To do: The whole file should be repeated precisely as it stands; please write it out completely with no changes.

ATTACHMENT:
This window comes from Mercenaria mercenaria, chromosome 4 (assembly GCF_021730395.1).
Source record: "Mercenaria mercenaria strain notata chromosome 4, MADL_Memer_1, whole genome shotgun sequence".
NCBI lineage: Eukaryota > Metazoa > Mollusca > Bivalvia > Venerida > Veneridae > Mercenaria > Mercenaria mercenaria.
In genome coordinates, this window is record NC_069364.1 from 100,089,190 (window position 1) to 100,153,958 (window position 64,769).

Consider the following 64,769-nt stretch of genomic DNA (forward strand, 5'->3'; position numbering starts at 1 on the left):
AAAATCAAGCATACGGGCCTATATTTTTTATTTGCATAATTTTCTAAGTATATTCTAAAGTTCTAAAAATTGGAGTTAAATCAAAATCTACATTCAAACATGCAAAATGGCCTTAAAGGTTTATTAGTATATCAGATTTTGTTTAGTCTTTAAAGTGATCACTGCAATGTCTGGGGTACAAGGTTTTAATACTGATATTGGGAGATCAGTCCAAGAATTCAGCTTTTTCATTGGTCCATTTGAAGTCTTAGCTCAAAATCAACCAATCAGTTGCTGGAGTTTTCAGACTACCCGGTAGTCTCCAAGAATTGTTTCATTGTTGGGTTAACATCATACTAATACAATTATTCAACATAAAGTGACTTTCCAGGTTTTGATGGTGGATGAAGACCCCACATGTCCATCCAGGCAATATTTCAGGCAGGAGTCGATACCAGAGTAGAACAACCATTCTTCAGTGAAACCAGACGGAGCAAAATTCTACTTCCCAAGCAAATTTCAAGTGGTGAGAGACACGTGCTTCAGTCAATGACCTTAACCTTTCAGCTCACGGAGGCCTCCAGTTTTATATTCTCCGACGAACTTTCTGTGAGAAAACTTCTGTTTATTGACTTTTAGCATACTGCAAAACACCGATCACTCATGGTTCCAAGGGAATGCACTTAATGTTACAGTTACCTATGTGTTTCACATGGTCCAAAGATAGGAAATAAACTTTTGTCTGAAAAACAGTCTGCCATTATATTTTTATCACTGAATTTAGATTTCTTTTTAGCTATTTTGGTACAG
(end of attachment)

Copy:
This window comes from Mercenaria mercenaria, chromosome 4 (assembly GCF_021730395.1).
Source record: "Mercenaria mercenaria strain notata chromosome 4, MADL_Memer_1, whole genome shotgun sequence".
NCBI lineage: Eukaryota > Metazoa > Mollusca > Bivalvia > Venerida > Veneridae > Mercenaria > Mercenaria mercenaria.
In genome coordinates, this window is record NC_069364.1 from 100,089,190 (window position 1) to 100,153,958 (window position 64,769).

Consider the following 64,769-nt stretch of genomic DNA (forward strand, 5'->3'; position numbering starts at 1 on the left):
AAAATCAAGCATACGGGCCTATATTTTTTATTTGCATAATTTTCTAAGTATATTCTAAAGTTCTAAAAATTGGAGTTAAATCAAAATCTACATTCAAACATGCAAAATGGCCTTAAAGGTTTATTAGTATATCAGATTTTGTTTAGTCTTTAAAGTGATCACTGCAATGTCTGGGGTACAAGGTTTTAATACTGATATTGGGAGATCAGTCCAAGAATTCAGCTTTTTCATTGGTCCATTTGAAGTCTTAGCTCAAAATCAACCAATCAGTTGCTGGAGTTTTCAGACTACCCGGTAGTCTCCAAGAATTGTTTCATTGTTGGGTTAACATCATACTAATACAATTATTCAACATAAAGTGACTTTCCAGGTTTTGATGGTGGATGAAGACCCCACATGTCCATCCAGGCAATATTTCAGGCAGGAGTCGATACCAGAGTAGAACAACCATTCTTCAGTGAAACCAGACGGAGCAAAATTCTACTTCCCAAGCAAATTTCAAGTGGTGAGAGACACGTGCTTCAGTCAATGACCTTAACCTTTCAGCTCACGGAGGCCTCCAGTTTTATATTCTCCGACGAACTTTCTGTGAGAAAACTTCTGTTTATTGACTTTTAGCATACTGCAAAACACCGATCACTCATGGTTCCAAGGGAATGCACTTAATGTTACAGTTACCTATGTGTTTCACATGGTCCAAAGATAGGAAATAAACTTTTGTCTGAAAAACAGTCTGCCATTATATTTTTATCACTGAATTTAGATTTCTTTTTAGCTATTTTGGTACAG